Now – before you get to thinking I want you to start firing people for the sake of it -- no, that's the opposite of what I'm saying. Any manager that does this indiscriminately or can let someone go and not feel bad about it deserves to be let go themselves. The goal should be to help your employees attain the standards you need, and moving them on should really be a last resort having afforded them every opportunity. Your goal should be to help under-performers become acceptable performers, then improve from there. Firing people and having to replace them is wasteful of time and money – plus it creates a disturbance in the workforce!
Identify Under-performance, Communicate
The first step is to establish some performance standards - this means knowing what you expect out of your employees for each position and each grade or level. Write them down. Agree them with your HR lead, if you have one. If you can state what acceptable performance is, it means you can make sure your team members know your expectations upfront.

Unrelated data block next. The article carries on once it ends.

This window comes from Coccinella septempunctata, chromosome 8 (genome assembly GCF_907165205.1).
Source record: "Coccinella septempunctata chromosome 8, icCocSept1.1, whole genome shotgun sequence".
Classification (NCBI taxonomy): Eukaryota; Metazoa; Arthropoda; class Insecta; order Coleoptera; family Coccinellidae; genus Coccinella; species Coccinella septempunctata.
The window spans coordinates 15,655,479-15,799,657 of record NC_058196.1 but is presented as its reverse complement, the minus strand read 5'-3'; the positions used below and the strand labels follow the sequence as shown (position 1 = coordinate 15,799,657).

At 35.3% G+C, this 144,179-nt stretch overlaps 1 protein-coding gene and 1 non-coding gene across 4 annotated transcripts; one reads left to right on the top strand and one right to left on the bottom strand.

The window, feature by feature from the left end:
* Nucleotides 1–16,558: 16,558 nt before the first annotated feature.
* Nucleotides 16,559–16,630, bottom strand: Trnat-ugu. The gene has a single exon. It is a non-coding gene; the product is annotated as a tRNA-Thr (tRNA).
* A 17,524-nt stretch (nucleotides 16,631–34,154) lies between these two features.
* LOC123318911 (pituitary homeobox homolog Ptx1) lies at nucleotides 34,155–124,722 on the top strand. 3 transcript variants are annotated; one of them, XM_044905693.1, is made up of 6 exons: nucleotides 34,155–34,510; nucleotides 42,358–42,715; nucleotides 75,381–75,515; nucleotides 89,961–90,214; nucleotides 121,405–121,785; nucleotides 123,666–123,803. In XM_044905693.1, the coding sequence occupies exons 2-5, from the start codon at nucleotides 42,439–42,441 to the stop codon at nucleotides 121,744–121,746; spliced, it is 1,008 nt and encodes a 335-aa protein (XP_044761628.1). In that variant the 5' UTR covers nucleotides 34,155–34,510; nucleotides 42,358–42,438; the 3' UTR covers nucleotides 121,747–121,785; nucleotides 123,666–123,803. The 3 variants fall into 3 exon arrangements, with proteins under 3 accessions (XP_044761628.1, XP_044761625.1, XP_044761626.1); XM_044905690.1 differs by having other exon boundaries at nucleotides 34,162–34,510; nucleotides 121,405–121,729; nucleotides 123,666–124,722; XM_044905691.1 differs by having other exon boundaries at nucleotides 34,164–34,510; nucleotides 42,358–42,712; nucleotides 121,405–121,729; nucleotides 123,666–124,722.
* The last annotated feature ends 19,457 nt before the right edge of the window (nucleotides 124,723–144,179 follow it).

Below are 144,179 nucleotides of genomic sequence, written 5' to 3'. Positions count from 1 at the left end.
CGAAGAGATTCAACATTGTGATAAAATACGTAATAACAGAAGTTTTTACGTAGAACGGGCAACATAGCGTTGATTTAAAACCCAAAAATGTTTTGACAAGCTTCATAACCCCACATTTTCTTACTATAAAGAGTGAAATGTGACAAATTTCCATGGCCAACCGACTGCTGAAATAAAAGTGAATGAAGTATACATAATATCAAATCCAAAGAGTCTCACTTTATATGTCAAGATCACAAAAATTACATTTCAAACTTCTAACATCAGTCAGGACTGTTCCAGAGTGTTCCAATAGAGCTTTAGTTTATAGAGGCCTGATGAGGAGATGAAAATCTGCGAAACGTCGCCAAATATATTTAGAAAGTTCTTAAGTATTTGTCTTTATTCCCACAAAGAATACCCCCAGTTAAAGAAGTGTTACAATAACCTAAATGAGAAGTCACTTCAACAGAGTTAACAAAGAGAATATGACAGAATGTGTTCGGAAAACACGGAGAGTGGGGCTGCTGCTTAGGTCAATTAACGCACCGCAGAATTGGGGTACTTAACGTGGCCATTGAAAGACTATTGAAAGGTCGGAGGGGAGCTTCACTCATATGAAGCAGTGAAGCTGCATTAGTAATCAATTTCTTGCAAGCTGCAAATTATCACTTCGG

You know when someone isn't pulling their weight, so having expectations clearly stated allows you to identify the shortfall in a tangible way. Then you have a serious, private conversation with that individual, make it clear what you want to talk about and discuss the under-performance. Make sure you prepare for this meeting and again, consult your HR person if you have one.
- Don’t accuse.
- Ask questions.
- Does the employee agree? You may learn some things!
- Are there are reasons why performance may be below expectation?
- Maybe the process is broken. Maybe your information is wrong!